I'm pretty sure it's important to keep feeding your fatigued muscles with protein for 12 hours (I think!) so if you work out in the evening make sure breakfast is high protein as well.

Re: eating back your calories, only do it if your regular amount of food leaves you hungry! You don't want to be denying your body energy cause that will make tomorrow's workout harder... but if you don't feel hungry (like, an 8 out of 10 hungry or higher) then not eating it will make your weight loss faster.

Good luck! I find a high protein diet, combined with exercise, to be pretty addictive (but in a good way). Once you get a week or two in, you find your body just craves high protein, good foods, and doesn't even want any of the junk I always crave when I'm not exercising!!!!  biggrin.gif

#5 matt1972

Posted 30 January 2013 - 07:09 AM

QUOTE (CupOfCoffee @ 30/01/2013, 07:06 AM) <{POST_SNAPBACK}>
I only worry about protein when I do a really big weights workout. If I do cardio, I don't have protein afterwards.  I use a supplement (I am going to change mine to a natural one when my current one is finished, just a whey protein and add some natural vanilla flavour (I don't like the chemical taste of my current one).  I once made a protein bar at home and it was delicious, and easy to have immediately after a work out.

I eat back around half my exercise calories (it is my buffer for accidentally undercounting).

And good luck, I have a similar amount to lose and I am using MFP also.

Do you have the recipe for the protein bar you made?

#6 louise07

Posted 30 January 2013 - 10:54 AM

Thanks everyone for your replies - most appreciated!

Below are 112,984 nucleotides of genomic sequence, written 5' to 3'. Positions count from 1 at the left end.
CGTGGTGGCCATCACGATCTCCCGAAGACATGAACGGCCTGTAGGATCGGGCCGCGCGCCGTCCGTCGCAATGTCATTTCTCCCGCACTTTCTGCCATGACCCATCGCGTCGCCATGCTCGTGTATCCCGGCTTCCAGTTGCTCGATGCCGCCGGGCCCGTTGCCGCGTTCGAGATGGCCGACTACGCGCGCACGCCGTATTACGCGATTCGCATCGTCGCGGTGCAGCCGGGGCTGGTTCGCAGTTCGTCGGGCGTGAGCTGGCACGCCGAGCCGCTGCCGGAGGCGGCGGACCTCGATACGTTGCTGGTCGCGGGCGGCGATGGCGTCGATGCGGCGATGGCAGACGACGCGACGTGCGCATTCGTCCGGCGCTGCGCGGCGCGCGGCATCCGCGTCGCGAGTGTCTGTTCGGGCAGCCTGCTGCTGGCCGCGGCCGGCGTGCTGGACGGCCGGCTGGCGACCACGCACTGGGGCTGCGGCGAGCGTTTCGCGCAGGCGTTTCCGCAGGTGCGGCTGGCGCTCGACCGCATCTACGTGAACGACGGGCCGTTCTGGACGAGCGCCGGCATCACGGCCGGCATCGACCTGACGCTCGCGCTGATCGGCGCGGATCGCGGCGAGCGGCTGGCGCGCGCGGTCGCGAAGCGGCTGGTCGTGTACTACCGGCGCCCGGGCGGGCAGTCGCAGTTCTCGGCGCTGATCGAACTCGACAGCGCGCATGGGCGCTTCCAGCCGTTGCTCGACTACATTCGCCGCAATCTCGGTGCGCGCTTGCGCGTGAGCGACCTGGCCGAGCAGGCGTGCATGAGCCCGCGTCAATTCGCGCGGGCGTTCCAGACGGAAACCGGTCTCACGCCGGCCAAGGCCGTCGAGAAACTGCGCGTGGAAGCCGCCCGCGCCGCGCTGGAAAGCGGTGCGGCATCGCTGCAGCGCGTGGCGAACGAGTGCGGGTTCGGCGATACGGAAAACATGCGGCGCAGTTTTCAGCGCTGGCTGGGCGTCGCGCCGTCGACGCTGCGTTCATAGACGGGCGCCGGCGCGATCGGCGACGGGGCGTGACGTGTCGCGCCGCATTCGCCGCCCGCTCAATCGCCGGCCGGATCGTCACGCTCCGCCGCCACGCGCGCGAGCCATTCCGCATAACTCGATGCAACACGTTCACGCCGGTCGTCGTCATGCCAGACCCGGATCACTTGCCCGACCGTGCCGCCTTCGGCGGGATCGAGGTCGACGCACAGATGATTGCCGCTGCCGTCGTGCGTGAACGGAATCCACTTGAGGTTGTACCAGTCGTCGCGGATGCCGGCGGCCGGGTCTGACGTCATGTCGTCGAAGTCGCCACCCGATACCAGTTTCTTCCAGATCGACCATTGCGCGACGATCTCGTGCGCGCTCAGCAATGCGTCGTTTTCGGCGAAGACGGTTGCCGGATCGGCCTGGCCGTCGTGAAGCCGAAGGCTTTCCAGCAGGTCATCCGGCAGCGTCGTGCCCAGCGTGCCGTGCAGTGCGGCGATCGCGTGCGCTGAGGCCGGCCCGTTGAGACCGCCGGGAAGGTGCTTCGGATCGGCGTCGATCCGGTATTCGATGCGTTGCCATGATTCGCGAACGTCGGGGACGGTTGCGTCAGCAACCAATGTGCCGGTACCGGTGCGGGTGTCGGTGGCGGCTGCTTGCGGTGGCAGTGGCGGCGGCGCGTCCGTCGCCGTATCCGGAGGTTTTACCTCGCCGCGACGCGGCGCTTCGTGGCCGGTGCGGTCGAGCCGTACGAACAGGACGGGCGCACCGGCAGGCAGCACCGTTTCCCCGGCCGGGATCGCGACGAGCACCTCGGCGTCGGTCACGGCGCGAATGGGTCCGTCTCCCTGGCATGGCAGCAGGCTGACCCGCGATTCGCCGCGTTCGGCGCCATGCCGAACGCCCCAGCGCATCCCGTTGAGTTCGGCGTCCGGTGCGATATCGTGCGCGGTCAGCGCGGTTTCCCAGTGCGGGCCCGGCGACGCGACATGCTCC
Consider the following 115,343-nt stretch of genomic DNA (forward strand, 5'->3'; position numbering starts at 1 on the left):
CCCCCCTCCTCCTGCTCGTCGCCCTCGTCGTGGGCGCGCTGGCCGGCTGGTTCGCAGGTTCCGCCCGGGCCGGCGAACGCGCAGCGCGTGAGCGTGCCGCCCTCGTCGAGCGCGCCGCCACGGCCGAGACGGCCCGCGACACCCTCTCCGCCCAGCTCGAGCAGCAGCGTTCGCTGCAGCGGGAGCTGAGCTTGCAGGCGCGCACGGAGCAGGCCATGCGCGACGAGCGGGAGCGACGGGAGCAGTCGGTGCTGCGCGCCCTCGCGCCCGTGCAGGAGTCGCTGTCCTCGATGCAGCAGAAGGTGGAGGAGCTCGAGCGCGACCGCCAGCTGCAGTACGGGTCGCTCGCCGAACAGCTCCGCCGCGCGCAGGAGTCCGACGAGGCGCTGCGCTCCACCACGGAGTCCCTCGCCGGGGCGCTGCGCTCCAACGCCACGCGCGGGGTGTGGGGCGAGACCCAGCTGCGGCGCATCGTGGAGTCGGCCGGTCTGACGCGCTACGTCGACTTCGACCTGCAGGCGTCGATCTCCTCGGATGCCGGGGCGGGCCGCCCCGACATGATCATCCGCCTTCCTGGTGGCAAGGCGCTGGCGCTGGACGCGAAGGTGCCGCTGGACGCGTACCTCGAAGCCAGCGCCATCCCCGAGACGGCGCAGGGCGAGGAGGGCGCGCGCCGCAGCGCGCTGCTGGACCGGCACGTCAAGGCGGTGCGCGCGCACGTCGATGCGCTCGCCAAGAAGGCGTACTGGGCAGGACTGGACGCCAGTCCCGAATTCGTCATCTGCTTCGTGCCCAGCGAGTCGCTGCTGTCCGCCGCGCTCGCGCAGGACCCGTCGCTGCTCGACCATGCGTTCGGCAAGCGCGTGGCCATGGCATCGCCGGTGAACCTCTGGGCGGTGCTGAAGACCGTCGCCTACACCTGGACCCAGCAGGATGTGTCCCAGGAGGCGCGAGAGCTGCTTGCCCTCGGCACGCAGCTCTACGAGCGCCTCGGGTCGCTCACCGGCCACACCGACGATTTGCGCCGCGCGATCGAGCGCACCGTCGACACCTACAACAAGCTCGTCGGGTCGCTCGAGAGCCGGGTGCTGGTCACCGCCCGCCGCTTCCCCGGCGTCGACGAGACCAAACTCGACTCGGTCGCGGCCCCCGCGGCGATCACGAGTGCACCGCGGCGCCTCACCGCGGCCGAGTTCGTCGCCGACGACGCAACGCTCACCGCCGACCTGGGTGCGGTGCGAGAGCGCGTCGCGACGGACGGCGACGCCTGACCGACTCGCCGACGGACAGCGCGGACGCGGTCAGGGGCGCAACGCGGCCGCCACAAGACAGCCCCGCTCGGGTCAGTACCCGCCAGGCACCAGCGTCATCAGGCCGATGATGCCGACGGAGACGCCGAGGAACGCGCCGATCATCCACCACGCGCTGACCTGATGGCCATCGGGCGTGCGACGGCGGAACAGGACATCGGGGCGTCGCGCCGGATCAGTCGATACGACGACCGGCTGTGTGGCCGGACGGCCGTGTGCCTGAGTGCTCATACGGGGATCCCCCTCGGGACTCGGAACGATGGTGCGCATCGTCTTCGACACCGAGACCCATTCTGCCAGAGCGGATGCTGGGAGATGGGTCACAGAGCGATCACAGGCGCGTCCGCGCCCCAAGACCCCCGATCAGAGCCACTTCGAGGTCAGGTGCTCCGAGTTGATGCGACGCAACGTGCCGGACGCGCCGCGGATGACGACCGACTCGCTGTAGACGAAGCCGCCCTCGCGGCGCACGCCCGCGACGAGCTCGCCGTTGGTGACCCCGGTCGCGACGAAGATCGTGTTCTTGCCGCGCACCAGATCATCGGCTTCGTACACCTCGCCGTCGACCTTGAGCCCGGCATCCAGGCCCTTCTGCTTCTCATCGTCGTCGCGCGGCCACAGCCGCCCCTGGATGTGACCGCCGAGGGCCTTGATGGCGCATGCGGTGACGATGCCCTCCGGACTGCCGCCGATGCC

CupOfCoffee - I too would love the protein bar recipe if you still have it.

#7 CupOfCoffee

Posted 30 January 2013 - 06:11 PM

I used this one on youtube: recipe: protein bar

I modified it slightly with what I had.  I took it wrapped in wax paper (in a little container) to eat after my workout.

#8 wesse

Posted 30 January 2013 - 06:18 PM

My trainer has always told me to have a protein shake 30 mins before my weights sessions to aide in muscle recovery (and no, I am not a ironwoman ... in fact I am the opposite!).

If you are thinking of doing a protein shake or bar, try to go for a low carb one.

#9 loubee

Posted 30 January 2013 - 06:19 PM

Don't forget carbs, you need a balance of carbs and protein for recovery, maximum benefit it's best to have within 30mins. During a weekly weights session a boiled egg would be perfect, I tend to have a small snack before gym and breakfast immediately after. After my longest run for the week I have a chocolate milk, usually an Up&Go. A choc milk has the perfect carb/protein mix for recovery as a treat or poached eggs on toast etc... if eating at a café.

Don't get too concerned about protein, our diet tends to be pretty protein rich so it's very few, even those who exercise at a high level, that require too much more.

Edited by loubee, 30 January 2013 - 06:19 PM.

#10 Moneypenny2014

Posted 03 February 2013 - 08:58 PM

I agree with all of the above comments though my Sports Nutritionist (who is also a qualified GP) told me to limit dairy - avoid full cream milk, minimal low fat cows milk only and avoid cheese. Limit yoghurt intake.
I instead use almond or rice milk with my protein shake (low carb Evolve purchased from www.asn.com.au) and also with my porridge every morning.
He also told me to have a protein shake within 30 mins of completing a weights sessions and avoid if I do cardio (I also run). Not sure why this is but I must say I find myself drinking a protein shake most days for lunch.
Banana while being fruit also contains sugar, so avoid or limit to say 1/2 banana if you want to lose weight.